LONDON (Reuters) – Oil prices firmed on Tuesday after U.S. President Donald Trump and Russian counterpart Vladimir Putin agreed to talks aimed at stabilising energy markets, with benchmarks climbing off 18-year lows hit as the coronavirus outbreak cut fuel demand worldwide.
Brent crude LCOc1 was up 87 cents, or 3.8%, at $23.63 a barrel by 1106 GMT after closing on Monday at $22.76, its lowest finish since November 2002.
U.S. crude Clc1 was up $1.45, or 7.2%, at $21.54 a barrel after settling in the previous session at $20.09, its lowest since February 2002.
Oil markets have faced a double whammy from the coronavirus outbreak and a race to win market share between Saudi Arabia and Russia after OPEC and other producers failed this month to agree on deeper supply cuts to support oil prices.
Trump and Putin agreed in a phone call to have their top energy officials discuss stabilising oil markets, the Kremlin said on Monday.
Although the futures market is seeing a recovery, physical cargoes are selling in some regions at single digits, with sellers offering hefty discounts.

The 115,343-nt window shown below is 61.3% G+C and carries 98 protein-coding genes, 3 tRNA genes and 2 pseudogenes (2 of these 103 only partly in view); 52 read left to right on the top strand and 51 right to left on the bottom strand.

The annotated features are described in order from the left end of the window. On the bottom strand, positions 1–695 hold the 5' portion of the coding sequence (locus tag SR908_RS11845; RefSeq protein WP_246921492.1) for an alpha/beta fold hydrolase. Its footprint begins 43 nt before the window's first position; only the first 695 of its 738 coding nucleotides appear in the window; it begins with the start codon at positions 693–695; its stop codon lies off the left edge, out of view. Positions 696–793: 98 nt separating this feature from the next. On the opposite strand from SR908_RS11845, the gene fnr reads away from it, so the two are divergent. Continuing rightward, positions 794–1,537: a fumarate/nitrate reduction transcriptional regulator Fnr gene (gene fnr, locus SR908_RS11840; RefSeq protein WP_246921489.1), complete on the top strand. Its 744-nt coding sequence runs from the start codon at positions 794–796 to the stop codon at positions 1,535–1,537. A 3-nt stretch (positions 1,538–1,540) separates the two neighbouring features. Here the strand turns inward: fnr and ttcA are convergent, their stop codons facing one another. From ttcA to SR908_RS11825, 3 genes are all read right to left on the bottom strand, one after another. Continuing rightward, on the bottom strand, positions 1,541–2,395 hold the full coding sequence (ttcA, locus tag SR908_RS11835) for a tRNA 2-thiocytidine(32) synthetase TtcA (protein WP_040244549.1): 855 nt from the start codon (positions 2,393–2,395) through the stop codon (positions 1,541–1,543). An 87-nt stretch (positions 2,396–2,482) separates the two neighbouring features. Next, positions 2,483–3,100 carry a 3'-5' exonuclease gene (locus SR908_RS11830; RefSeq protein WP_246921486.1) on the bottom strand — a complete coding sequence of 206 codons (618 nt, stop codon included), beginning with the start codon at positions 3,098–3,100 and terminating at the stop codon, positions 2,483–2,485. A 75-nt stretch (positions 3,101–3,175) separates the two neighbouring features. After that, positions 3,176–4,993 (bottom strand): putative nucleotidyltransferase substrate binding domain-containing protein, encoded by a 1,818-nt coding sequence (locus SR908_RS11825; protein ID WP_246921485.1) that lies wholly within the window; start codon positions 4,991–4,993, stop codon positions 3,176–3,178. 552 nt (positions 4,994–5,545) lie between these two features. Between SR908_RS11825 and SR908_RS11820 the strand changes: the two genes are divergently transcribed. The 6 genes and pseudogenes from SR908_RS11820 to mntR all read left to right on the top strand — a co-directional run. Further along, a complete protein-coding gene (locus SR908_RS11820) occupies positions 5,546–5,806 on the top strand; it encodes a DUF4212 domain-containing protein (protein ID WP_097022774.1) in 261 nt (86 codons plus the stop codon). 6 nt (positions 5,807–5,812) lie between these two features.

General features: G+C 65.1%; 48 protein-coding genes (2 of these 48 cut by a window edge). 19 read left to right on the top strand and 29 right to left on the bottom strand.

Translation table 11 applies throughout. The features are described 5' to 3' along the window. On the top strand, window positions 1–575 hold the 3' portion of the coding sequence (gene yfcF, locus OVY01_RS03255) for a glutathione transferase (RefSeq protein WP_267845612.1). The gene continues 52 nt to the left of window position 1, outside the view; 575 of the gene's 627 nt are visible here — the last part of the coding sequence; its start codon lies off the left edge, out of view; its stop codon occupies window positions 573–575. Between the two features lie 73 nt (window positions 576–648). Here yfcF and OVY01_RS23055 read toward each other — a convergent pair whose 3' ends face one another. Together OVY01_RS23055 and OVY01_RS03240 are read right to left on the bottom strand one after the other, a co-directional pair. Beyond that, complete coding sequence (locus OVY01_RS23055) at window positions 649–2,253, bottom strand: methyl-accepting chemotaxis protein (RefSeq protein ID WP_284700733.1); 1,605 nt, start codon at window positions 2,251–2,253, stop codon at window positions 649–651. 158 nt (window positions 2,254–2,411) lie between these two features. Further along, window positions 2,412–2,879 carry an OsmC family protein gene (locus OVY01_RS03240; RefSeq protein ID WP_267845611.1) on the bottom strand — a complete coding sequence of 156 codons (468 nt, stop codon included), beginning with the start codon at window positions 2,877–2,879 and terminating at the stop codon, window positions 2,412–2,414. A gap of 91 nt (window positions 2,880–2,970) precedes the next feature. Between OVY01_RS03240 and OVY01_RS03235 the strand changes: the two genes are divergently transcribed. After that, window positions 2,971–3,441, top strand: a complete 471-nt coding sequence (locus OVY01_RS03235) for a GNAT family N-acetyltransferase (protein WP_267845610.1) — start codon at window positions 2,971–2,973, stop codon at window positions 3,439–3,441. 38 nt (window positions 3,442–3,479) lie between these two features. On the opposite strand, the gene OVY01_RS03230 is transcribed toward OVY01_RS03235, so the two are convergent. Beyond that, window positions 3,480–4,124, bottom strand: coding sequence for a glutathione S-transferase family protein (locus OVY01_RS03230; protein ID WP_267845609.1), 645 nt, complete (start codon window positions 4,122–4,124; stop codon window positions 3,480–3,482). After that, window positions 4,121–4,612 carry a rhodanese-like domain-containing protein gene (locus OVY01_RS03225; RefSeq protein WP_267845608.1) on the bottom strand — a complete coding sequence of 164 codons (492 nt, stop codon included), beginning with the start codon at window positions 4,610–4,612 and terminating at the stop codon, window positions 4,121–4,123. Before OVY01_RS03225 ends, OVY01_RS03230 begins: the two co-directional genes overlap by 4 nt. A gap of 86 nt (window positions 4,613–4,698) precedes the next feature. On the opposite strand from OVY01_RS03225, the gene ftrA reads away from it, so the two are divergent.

“The gap between physical assessments and futures reflects the differences between the realities on the ground and speculation about efforts to ease that pressure going forward,” JBC Energy said.
With a plunge in prices that has knocked about 60% off oil prices this year, a commissioner with the Texas state energy regulator renewed a call for restrictions on crude production because of a national supply glut.
In a sign of how well the market is supplied, the front-month Brent futures contract for May is trading at a discount of $13.95 a barrel to the November contract LCOc1-LCOc7, the widest contango spread ever seen.
A contango market implies traders expect oil to be higher in the future, encouraging them to store oil now to sell later.
Saudi Arabia, de facto leader of the Organization of the Petroleum Exporting Countries (OPEC), plans to boost its oil exports to 10.6 million barrels per day (bpd) from May on lower domestic consumption, a Saudi Energy Ministry official said.
Global oil refiners, meanwhile, have cut their throughput because of the slump in demand for transportation fuel, with European refineries reducing output by at least 1.3 million bpd, sources told Reuters.
To see the full article, click here.